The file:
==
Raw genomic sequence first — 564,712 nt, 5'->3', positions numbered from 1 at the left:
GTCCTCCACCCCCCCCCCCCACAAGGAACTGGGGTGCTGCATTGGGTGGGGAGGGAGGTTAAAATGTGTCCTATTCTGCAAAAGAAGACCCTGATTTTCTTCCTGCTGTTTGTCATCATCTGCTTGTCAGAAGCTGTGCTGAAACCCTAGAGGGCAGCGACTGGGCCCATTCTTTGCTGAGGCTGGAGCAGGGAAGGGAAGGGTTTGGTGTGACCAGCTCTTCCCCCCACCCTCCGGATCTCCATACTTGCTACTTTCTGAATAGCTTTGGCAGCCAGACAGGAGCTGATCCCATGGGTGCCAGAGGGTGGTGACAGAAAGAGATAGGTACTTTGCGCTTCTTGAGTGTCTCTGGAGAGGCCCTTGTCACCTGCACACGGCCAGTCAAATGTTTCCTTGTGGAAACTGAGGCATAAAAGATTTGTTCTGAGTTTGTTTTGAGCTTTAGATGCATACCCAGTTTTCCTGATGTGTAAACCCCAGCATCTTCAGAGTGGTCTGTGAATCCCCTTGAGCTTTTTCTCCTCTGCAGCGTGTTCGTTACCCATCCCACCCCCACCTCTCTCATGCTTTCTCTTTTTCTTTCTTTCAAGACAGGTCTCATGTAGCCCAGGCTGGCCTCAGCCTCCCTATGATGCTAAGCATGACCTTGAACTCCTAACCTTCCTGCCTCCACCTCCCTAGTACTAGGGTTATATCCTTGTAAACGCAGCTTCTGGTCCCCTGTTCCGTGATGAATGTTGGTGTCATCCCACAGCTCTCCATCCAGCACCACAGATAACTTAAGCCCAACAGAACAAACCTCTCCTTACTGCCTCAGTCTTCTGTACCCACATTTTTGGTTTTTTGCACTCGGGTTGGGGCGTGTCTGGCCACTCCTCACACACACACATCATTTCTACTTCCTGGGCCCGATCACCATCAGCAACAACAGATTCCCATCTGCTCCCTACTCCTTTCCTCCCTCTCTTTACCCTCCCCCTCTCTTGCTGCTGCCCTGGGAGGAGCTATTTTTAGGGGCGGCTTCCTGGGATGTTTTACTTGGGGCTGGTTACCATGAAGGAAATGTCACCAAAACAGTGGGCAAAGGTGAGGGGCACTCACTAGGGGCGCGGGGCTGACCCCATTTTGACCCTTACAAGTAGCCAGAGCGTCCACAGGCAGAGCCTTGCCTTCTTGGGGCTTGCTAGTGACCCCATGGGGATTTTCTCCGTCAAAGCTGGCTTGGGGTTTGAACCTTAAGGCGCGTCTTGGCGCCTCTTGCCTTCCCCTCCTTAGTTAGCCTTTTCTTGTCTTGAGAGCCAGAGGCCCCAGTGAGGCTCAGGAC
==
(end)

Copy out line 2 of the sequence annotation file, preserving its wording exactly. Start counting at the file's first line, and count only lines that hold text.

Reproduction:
GTCCTCCACCCCCCCCCCCCACAAGGAACTGGGGTGCTGCATTGGGTGGGGAGGGAGGTTAAAATGTGTCCTATTCTGCAAAAGAAGACCCTGATTTTCTTCCTGCTGTTTGTCATCATCTGCTTGTCAGAAGCTGTGCTGAAACCCTAGAGGGCAGCGACTGGGCCCATTCTTTGCTGAGGCTGGAGCAGGGAAGGGAAGGGTTTGGTGTGACCAGCTCTTCCCCCCACCCTCCGGATCTCCATACTTGCTACTTTCTGAATAGCTTTGGCAGCCAGACAGGAGCTGATCCCATGGGTGCCAGAGGGTGGTGACAGAAAGAGATAGGTACTTTGCGCTTCTTGAGTGTCTCTGGAGAGGCCCTTGTCACCTGCACACGGCCAGTCAAATGTTTCCTTGTGGAAACTGAGGCATAAAAGATTTGTTCTGAGTTTGTTTTGAGCTTTAGATGCATACCCAGTTTTCCTGATGTGTAAACCCCAGCATCTTCAGAGTGGTCTGTGAATCCCCTTGAGCTTTTTCTCCTCTGCAGCGTGTTCGTTACCCATCCCACCCCCACCTCTCTCATGCTTTCTCTTTTTCTTTCTTTCAAGACAGGTCTCATGTAGCCCAGGCTGGCCTCAGCCTCCCTATGATGCTAAGCATGACCTTGAACTCCTAACCTTCCTGCCTCCACCTCCCTAGTACTAGGGTTATATCCTTGTAAACGCAGCTTCTGGTCCCCTGTTCCGTGATGAATGTTGGTGTCATCCCACAGCTCTCCATCCAGCACCACAGATAACTTAAGCCCAACAGAACAAACCTCTCCTTACTGCCTCAGTCTTCTGTACCCACATTTTTGGTTTTTTGCACTCGGGTTGGGGCGTGTCTGGCCACTCCTCACACACACACATCATTTCTACTTCCTGGGCCCGATCACCATCAGCAACAACAGATTCCCATCTGCTCCCTACTCCTTTCCTCCCTCTCTTTACCCTCCCCCTCTCTTGCTGCTGCCCTGGGAGGAGCTATTTTTAGGGGCGGCTTCCTGGGATGTTTTACTTGGGGCTGGTTACCATGAAGGAAATGTCACCAAAACAGTGGGCAAAGGTGAGGGGCACTCACTAGGGGCGCGGGGCTGACCCCATTTTGACCCTTACAAGTAGCCAGAGCGTCCACAGGCAGAGCCTTGCCTTCTTGGGGCTTGCTAGTGACCCCATGGGGATTTTCTCCGTCAAAGCTGGCTTGGGGTTTGAACCTTAAGGCGCGTCTTGGCGCCTCTTGCCTTCCCCTCCTTAGTTAGCCTTTTCTTGTCTTGAGAGCCAGAGGCCCCAGTGAGGCTCAGGAC